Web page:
Oklahoma Quakes, the Infrastructure Side

Last November, a M5.0 quake caused some damage in Cushing, Oklahoma.  A number of folks at the time were relieved that there wasn’t any noticeable damage to the nation’s largest oil storage facility.  This was only a few months after the Oklahoma Corporation Commission ordered a cutback in disposal of wastewater in injection wells. Since then, seismicity has mostly quieted down, but it seems that recognition of the scale of the hazard has been seeping into the awareness of a broader part of the media, leading to a lengthy piece in Politico Magazine on the potential disaster lurking in Cushing from facilities not really designed to survive an earthquake. While most of the stories of earthquake hazards in Oklahoma have been more focused on falling chimneys and old brick buildings, this piece exposes a pretty critical flaw in Oklahoma’s infrastructure.

So we will hope that there isn’t another unrecognized fault slowly being lubed up under Cushing.  But remember, the largest events from the infamous Rocky Mountain Arsenal injection adventure in the 1960s came more than a year after injection was totally stopped.  Oklahoma hasn’t stopped injecting fluids, and the volume of water injected so far dwarfs anything that happened in Denver in the 1960s…

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2 responses to “Oklahoma Quakes, the Infrastructure Side”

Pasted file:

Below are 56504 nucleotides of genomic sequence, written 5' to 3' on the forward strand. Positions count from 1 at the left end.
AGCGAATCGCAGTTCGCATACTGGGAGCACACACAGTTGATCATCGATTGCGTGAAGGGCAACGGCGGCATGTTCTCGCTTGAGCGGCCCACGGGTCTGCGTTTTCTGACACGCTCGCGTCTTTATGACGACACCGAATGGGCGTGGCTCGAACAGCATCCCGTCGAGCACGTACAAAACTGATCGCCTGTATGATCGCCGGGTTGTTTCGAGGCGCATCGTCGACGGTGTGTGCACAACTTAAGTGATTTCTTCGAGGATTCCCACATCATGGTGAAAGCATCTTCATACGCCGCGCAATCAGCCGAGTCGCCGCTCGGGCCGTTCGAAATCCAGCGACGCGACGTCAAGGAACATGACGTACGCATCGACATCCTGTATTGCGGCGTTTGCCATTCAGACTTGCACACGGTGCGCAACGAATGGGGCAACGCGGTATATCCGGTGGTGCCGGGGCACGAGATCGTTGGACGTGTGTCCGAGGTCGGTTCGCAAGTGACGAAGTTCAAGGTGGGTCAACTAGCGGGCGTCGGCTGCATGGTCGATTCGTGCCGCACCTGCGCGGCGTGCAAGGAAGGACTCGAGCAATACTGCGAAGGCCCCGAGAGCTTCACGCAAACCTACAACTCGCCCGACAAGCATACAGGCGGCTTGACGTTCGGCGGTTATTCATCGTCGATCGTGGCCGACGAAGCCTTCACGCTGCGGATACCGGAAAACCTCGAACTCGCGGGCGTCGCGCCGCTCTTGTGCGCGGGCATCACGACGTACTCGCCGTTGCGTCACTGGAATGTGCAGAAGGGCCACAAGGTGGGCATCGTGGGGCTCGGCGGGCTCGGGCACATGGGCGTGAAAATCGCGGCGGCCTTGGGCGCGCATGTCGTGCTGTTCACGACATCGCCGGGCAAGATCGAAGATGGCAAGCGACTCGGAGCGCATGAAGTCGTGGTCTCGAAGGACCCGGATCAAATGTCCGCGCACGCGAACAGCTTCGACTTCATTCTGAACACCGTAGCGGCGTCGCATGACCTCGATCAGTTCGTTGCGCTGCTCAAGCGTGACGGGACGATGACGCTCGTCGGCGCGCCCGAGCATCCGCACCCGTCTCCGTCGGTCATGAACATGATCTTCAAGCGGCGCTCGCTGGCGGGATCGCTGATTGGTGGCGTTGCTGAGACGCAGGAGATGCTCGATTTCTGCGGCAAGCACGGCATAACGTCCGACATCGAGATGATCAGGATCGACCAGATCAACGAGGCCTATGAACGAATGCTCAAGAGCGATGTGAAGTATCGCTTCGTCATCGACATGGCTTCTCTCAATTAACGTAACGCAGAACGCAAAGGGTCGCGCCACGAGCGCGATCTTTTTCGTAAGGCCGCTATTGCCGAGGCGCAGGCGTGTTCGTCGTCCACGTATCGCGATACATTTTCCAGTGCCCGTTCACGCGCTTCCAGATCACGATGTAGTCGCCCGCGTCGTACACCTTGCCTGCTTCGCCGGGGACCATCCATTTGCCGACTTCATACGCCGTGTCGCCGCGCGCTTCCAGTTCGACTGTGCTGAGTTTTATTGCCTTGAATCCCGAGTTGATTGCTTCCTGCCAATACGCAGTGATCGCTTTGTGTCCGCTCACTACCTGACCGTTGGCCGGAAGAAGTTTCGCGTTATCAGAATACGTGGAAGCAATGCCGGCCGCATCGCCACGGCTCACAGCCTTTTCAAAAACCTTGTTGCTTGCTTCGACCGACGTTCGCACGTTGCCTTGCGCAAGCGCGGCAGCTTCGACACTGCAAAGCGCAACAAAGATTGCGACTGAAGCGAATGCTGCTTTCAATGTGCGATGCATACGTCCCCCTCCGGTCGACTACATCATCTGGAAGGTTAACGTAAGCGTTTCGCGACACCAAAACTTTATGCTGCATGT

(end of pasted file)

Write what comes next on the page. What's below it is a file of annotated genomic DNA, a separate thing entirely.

1. Catalin Orban says :

    A similar article here. https://www.theatlantic.com/science/archive/2016/12/in-a-decade-oklahomas-earthquakes-will-be-normal-again/509297/

    How about the long-term environmental hazards due to the chemicals disposed underground in huge volumes? Are there any chances for Oklahoma to become a chemical desert?

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    • cjonescu says :

      Thanks for the link, which is focused on the Stanford work suggesting that this will pass. I am less certain of it, for injection continues over much of the oil patch, and depending on what structures are present and the ambient stress field, surprises seem likely.

      As for the environmental hazards. The reality of deep brines is that they naturally are really foul. You would probably be a lot less happy with a spill of these brines than the water used in fracking, which is a lot cleaner. Most of the “produced water” from oil and gas activities consists of these deep brines that live with the oil and gas been targeted. So pumping these brines back to depth makes a lot of sense ecologically…provided of course that the deep reservoirs are appropriate. In Oklahoma, the brines are pumped back to greater depths than the originated, so they should remain isolated from surface waters and drinkable aquifers. In some fields, they are pumped back into the same formations in order to drive oil and gas towards producing wells. It is a lot harder to clean up these brines to be used as surface waters, though that is being explored in some places. Basically, the biggest risk from deep injection is earthquakes. If you can avoid those, it is probably the best solution.

      The caveat is doing this cleanly and maintaining the isolation between these deep aquifers and the shallow ones. So the long term environmental hazards are really from spills (which could be overwhelming if a quake breaks infrastructure in Cushing) and from improperly sealed wells. And, of course, from releasing that carbon into the atmosphere by burning the oil and gas…

      Liked by 1 person

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